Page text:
If you’re to believe most online reports, Chichen Itza isn’t entirely deserving of its place among the 7 wonders of the world (which is really just an arbitrary list anyway). People say it’s too crowded, too commercialised and that it’s not even the best set of ruins in Mexico. Can that really be true, or is it just fashionable to claim that more off the beaten path, authentic sites are more worthy of your time? I set out today (how’s this for real time blogging) to find the truth.
El Castillo (The Big Pyramid)
After seeing a whole lot of ancient pyramids and ruins in Mexico, I was half expecting to be underwhelmed at the sight of El Castillo. It was exactly the opposite – it really is an amazing building and probably the most impressive single structure I’ve seen in Mexico. Sure, other sights might be more atmospheric and have better settings, but you’d really have to be trying (or be Karl Pilkington) not to be impressed by it. Are there hipper, less commercialised pyramids in Mexico? Sure, but I can’t imagine too many beating this for the sheer wow factor.
Further reading: Interested in big Mayan pyramids? I also wrote a post on Tikal, Guatemala!
The Finer Details
We visited Uxmal about a week before Chichen Itza and we really liked the detail there – the facades on some of the buildings really showed what fine craftsmen the Mayans were. I was surprised to see even more intricate detail at Chichen Itza, from snake heads to a wall of skulls, the carvings in the walls really are works of art.
The world’s first game of tic tac toe?
A huge ball court
The first (and pretty much only) time I heard of the Mesoamerican ball sport was in the movie El Dorado – basically the players had to get the ball through a small hoop using their hips (this is just one version of the game though). We saw a nice little ball court at Monte Alban, near Oaxaca, but the one at Chichen Itza was huge in comparison. You can imagine some pretty intense games of ball going on here, with the losing team probably on their way to an early sacrificial grave.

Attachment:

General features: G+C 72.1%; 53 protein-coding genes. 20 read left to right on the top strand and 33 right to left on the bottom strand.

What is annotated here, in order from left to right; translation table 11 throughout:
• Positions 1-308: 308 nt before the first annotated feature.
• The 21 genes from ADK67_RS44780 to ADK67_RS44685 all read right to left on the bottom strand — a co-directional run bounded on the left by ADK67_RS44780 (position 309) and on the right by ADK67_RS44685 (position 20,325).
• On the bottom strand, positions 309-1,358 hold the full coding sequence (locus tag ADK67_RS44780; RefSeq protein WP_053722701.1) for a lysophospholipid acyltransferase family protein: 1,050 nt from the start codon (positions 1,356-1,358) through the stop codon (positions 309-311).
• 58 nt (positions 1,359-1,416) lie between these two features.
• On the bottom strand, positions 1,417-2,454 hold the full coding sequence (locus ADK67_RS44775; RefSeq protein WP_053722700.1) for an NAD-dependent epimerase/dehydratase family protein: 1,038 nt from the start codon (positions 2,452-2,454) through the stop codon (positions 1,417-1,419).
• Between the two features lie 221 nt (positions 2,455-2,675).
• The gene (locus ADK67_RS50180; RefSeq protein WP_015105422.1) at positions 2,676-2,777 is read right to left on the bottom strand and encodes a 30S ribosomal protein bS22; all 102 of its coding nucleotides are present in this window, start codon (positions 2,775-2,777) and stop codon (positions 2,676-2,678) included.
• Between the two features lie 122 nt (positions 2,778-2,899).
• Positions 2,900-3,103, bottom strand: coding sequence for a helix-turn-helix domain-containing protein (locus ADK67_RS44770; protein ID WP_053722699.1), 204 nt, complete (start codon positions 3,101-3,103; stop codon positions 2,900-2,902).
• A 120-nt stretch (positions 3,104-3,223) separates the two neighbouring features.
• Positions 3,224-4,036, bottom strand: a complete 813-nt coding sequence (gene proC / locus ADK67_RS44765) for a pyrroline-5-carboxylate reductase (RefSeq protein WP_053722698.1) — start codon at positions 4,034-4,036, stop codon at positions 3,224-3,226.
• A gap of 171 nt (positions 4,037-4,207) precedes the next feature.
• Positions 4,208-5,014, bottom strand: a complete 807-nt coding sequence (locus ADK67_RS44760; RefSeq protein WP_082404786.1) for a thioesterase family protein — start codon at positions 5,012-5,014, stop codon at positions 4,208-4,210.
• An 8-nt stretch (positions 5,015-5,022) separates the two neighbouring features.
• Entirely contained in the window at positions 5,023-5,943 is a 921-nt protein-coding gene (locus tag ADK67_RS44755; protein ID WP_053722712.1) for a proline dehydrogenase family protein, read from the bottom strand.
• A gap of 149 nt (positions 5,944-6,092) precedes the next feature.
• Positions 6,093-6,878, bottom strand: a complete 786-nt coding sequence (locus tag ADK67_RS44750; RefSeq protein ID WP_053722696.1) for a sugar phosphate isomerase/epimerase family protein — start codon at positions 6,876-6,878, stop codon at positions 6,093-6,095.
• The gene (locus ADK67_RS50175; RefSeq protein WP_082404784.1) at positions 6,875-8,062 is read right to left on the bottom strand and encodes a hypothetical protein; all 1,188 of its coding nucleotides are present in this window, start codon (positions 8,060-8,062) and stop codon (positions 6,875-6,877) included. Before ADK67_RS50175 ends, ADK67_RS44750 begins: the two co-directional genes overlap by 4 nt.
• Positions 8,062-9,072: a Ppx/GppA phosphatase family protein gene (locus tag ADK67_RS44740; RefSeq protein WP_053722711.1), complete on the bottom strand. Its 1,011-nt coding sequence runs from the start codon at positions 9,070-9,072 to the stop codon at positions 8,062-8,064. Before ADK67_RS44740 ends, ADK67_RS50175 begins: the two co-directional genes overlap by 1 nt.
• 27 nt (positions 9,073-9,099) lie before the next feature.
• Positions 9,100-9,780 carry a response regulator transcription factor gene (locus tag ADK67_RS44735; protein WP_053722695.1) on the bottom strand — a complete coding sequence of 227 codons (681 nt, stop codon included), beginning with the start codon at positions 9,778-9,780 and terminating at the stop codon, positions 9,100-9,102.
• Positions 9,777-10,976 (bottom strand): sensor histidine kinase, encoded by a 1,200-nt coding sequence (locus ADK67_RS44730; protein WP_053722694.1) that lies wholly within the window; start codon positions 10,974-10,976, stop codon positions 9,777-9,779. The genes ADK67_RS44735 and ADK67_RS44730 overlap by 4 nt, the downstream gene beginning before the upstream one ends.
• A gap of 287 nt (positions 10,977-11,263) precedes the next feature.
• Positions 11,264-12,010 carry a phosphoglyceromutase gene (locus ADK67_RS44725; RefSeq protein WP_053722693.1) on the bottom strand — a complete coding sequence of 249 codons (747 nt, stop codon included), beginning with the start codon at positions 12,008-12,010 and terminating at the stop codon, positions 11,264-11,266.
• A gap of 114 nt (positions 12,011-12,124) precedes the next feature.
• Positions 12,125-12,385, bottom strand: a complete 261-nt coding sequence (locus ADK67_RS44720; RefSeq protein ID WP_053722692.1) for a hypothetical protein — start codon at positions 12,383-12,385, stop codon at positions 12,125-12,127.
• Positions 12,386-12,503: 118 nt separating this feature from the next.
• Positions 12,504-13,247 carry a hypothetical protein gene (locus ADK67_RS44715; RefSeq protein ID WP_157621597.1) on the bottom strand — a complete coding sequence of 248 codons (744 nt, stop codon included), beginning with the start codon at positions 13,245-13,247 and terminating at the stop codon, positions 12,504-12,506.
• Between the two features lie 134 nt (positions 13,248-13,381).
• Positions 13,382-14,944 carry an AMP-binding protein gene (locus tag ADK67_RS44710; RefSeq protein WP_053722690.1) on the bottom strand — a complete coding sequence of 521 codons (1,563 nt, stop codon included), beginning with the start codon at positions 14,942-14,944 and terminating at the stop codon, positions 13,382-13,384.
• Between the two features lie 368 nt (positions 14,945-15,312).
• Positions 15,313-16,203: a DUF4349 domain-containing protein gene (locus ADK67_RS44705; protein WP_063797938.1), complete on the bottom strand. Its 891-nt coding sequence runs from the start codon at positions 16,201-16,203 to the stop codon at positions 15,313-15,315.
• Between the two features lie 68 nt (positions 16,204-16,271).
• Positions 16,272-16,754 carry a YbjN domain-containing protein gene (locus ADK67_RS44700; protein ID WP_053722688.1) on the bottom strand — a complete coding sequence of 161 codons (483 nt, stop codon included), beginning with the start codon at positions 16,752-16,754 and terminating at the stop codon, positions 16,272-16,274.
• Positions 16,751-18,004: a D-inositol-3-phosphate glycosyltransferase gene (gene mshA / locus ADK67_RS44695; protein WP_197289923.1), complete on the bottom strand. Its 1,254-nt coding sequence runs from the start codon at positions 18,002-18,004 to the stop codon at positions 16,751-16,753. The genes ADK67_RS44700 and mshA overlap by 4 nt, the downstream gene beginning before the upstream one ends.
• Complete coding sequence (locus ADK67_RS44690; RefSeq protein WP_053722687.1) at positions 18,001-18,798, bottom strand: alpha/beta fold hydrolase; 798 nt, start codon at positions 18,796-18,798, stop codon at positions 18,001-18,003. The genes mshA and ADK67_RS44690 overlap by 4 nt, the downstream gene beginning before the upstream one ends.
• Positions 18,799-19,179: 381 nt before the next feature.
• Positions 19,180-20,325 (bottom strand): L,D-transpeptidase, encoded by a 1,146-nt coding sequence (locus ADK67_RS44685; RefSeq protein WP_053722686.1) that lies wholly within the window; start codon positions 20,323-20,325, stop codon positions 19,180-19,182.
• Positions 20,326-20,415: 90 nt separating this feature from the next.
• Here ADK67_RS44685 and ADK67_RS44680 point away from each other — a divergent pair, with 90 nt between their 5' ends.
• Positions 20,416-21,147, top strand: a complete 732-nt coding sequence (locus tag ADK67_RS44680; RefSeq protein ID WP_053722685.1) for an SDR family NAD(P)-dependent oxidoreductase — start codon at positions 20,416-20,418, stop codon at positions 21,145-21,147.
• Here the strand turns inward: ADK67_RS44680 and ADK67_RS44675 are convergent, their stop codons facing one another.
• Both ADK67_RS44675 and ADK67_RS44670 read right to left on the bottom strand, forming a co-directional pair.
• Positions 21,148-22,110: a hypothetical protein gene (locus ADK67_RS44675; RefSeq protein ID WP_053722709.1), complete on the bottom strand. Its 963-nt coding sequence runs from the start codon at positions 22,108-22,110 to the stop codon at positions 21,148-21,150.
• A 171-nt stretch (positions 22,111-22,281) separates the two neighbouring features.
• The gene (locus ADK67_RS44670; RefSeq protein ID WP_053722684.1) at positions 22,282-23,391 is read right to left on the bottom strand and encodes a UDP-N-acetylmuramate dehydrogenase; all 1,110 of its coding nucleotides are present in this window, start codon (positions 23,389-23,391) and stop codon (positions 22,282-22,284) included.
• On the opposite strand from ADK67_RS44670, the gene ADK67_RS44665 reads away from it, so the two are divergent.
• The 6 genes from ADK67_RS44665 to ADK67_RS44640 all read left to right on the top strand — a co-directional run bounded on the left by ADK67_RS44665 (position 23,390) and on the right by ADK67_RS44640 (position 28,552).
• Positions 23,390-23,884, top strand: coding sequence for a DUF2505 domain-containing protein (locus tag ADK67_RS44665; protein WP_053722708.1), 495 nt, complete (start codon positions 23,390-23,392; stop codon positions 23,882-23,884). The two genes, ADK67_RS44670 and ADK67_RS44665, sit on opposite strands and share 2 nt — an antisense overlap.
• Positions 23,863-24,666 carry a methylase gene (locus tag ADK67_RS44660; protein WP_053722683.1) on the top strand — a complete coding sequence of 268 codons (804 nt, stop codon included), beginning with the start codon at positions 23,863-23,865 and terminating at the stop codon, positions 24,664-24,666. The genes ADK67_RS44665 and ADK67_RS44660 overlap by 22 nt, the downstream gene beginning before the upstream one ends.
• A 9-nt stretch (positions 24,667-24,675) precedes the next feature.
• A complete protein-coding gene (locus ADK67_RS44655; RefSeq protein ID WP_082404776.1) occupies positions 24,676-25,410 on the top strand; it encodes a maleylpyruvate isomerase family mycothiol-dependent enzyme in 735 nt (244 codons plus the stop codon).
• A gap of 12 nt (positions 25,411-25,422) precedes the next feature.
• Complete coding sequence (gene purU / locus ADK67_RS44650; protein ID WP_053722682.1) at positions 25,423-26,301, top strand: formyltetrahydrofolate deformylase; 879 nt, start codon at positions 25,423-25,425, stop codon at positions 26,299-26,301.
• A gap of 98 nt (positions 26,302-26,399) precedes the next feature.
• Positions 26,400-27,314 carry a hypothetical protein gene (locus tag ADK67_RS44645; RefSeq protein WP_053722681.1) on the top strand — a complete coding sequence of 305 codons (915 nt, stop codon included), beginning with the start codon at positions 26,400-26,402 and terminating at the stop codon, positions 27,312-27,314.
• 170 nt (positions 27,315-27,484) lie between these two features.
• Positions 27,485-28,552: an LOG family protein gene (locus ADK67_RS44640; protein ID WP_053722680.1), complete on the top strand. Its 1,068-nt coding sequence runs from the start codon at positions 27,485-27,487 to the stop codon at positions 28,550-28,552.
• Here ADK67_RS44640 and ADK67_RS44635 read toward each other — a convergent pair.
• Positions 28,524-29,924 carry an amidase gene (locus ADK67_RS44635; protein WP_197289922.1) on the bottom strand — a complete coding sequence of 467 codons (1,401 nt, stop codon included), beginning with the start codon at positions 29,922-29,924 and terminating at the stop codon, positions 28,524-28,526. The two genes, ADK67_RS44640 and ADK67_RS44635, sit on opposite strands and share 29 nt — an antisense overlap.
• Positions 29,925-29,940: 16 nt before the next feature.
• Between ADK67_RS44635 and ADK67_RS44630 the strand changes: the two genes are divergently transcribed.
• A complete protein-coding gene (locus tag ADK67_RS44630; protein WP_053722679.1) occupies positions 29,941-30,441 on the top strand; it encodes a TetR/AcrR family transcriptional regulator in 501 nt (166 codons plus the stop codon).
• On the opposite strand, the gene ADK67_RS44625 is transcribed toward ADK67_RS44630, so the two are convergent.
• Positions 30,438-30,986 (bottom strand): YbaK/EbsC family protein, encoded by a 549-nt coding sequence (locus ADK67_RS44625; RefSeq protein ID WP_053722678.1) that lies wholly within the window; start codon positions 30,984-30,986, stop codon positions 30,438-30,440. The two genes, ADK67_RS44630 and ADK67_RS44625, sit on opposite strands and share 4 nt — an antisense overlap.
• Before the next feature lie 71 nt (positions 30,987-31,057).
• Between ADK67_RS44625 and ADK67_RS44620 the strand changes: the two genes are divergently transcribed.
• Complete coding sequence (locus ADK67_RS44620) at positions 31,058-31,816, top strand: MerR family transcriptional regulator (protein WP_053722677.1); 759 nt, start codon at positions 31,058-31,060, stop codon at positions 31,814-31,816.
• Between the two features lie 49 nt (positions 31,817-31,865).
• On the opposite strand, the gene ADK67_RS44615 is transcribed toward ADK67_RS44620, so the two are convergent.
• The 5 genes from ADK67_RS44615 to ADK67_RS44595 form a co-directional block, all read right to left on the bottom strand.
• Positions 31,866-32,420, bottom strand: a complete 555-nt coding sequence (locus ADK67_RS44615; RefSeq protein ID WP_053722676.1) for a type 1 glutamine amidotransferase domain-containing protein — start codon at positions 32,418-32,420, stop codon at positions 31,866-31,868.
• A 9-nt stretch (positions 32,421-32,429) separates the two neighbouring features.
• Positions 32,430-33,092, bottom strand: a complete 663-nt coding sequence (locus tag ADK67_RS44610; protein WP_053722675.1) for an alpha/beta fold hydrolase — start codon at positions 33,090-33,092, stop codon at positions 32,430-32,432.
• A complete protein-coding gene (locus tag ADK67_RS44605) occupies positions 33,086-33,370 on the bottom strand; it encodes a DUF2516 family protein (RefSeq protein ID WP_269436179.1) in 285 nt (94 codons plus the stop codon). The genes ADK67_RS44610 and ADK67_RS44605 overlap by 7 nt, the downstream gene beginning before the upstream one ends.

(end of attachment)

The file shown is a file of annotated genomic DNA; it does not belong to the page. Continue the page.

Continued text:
The outer limits
The Chichen Itza complex is surprisingly big and it’s hard work seeing it all in the searing heat. There is some shade around thankfully and it is worth it see some small pyramids and other buildings in various states of decay. There are rows and rows of columns (I saw an almost identical scene at an old temple complex in Sri Lanka), some statues and even a sacred cenote (Cenote Segrado) to explore. Cenotes are flooded sinkholes and are awesome places to swim, but unfortunately you can’t at this one (which might actually be a good thing because the water didn’t look great, possibly due to the fact they used to sacrifice people in there!).
Death and destruction
No one knows exactly why Chichen Itza was abandoned and left to decay for centuries, but one thing we do know is that death was a big part of life for the ancient Mesoamericans. Human sacrifices were common place – people were thrown off pyramids, (and other things I’m sure) and into cenotes in huge numbers – I reckon you’d be wanting to avoid places of worship (or just anything tall) back then for fear of being thrown off it.
A cenote you can swim in
Around 7 km from Chichen Itza lies a little natural wonder known as Ik Kil. It’s a great place to swim if the heat is getting you down but it’s definitely not relaxing. Tour buses stop by regularly, but don’t let that put you off – this big hole in the ground, with tree roots cascading down into cool, clear water is something you need to see. If you’re not a strong swimmer you can rent a life jacket but still check it out even if you’re not keen on getting in the water.
Further reading: Love cenotes? Check out Centoe Calavera near Tulum
Chichen Itza: How to explore this wonder of the world